This is the latest update of the pages relating to my Batley St Mary’s one-place study, the details of which I announced here.
During the last few week I have added seven pages. These include six weekly newspaper summaries. There is also one biography, that of Patrick Naifsey, which encompasses apparitions, miracles, evictions, Kipling and an Irish Great War poet, as well as the County Mayo/Batley connection.
I have also identified more men who served and survived, and have accordingly updated that page.
Below is the full list of pages to date. I have annotated the *NEW* ones, plus the *UPDATED* page, so you can easily pick these out.
Well 2020 did not go as planned. Massive understatement.
When the New Year dawned, little did I think the goals I set would be scuppered to such an extent. And if there was to be a hitch, a global pandemic would not have been top of my list of reasons. In fact, it would not have featured at all. But there you go.
2020 did begin well. Research for my new book got off to a great start. I gave a talk at Leeds library about World War One research based on the book I co-authored with my rugby league journalist husband. Other talks were lined up. I booked a couple of conference tickets, and the associated accommodation and transport.
And then March came, and with it lockdown. Everything went pear- shaped.
Archives visits and travel generally halted, along with it the prospect of any associated book research. Events and conferences were cancelled, one by one. As were the prospects of any further talks in these pre-Zoom days.
And unimaginably I lost any enthusiasm to review my family tree – apart from anything else getting through the trauma of daily life, where everything was so much more challenging and time-consuming, was an achievement. And these home-life challenges included a major water leak at the start of the year which necessitated a new kitchen and new bathroom – all work due to start in March. Lockdown came in as our bathroom was ripped out. Family history was the last thing on my mind.
The only thing that continued from my 2020 goals was blogging. In fact, this year saw an increase of around 50% in terms of those viewing my blog posts. Thank you. That was the one bright spot in my goals.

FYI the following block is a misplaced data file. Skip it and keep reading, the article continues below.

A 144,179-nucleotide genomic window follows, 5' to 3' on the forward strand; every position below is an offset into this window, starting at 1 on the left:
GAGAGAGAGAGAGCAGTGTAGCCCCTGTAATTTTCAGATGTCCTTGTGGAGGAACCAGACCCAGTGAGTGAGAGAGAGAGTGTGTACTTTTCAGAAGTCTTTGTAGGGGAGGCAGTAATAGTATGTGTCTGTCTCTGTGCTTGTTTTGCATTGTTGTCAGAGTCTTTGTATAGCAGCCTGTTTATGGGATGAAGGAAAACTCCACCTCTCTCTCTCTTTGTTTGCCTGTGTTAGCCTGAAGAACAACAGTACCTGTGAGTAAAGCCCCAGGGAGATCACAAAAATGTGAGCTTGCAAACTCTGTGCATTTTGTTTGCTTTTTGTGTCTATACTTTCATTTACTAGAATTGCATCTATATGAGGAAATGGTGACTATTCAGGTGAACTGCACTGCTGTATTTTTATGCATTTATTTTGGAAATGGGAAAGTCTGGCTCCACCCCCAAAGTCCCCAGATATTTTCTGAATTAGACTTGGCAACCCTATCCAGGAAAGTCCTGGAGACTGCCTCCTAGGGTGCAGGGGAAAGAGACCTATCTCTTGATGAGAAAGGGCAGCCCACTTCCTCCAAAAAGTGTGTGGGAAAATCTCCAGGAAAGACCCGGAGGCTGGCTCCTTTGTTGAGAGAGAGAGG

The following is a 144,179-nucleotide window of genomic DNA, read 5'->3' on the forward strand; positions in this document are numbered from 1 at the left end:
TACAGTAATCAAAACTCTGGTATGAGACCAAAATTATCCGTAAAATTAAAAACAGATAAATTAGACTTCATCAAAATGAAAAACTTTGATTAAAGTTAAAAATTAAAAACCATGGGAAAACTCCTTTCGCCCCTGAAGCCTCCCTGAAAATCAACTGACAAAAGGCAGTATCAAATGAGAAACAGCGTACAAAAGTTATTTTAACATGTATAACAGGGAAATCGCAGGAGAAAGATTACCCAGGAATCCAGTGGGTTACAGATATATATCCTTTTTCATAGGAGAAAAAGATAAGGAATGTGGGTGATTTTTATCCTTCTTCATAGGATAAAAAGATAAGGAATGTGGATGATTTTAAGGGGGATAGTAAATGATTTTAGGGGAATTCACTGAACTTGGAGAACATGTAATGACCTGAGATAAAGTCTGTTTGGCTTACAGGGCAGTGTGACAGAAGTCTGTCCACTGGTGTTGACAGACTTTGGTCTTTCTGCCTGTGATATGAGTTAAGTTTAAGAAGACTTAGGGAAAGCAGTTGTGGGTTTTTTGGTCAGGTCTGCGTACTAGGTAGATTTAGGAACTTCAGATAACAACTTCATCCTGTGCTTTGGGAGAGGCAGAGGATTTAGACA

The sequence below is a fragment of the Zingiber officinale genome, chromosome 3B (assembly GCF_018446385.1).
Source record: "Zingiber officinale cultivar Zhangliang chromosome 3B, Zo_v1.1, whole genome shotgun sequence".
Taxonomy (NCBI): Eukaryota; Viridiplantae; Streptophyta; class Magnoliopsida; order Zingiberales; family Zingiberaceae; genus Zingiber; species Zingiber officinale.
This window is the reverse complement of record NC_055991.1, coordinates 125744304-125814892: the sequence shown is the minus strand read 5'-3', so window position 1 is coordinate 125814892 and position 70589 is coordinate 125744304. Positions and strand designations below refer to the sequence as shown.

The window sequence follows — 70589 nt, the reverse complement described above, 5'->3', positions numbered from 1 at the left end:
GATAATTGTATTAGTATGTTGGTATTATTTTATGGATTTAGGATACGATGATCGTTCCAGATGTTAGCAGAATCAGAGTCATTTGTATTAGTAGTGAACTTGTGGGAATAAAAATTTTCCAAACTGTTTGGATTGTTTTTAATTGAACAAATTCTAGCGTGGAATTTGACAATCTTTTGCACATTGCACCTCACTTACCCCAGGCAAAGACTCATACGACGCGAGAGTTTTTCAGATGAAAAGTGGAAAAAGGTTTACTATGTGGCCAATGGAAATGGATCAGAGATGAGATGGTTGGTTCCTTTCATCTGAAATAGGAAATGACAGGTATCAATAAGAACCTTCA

But things did pick up. In the place of conferences, I attended far more talks than I ever have before thanks to the wonders of Zoom. I also did a one-place studies course, and ended up starting one for Batley St Mary’s during World War One. Something entirely unexpected and unplanned at the start of 2020. But something I’m thoroughly enjoying.
As was becoming a grandma for the first time as 2020 drew to a close – I know, I’m way too young! It meant much of my free time this year was taken up with stitching a birth sampler ready for the big event.
In the light of all this I did think seriously about whether to set any goals for 2021, given the uncertainty we are still living under. But I do need something to aim for.
However, for 2021 my goals will be far more work-related, given how this has taken off.
And with work in mind, this was the major reason behind my decision to step down as editor of the Huddersfield and District Family History Society Journal. I loved doing it, and it is something I’m immensely proud of. But as work built up I increasingly found it squeezed the time I could devote to the Journal, particularly in the lead up to print deadline. My last Journal as editor goes out in January 2021.
And linked to this, my family history column in Down Your Way magazine also came to an end in 2020. The much-loved Yorkshire memories magazine was a casualty of the COVID-19 economic downturn. I must admit I really do miss writing a regular magazine feature, because it gave me another family history focus. But it has freed up even more research time.
As for my goals for 2021, they will be as follows: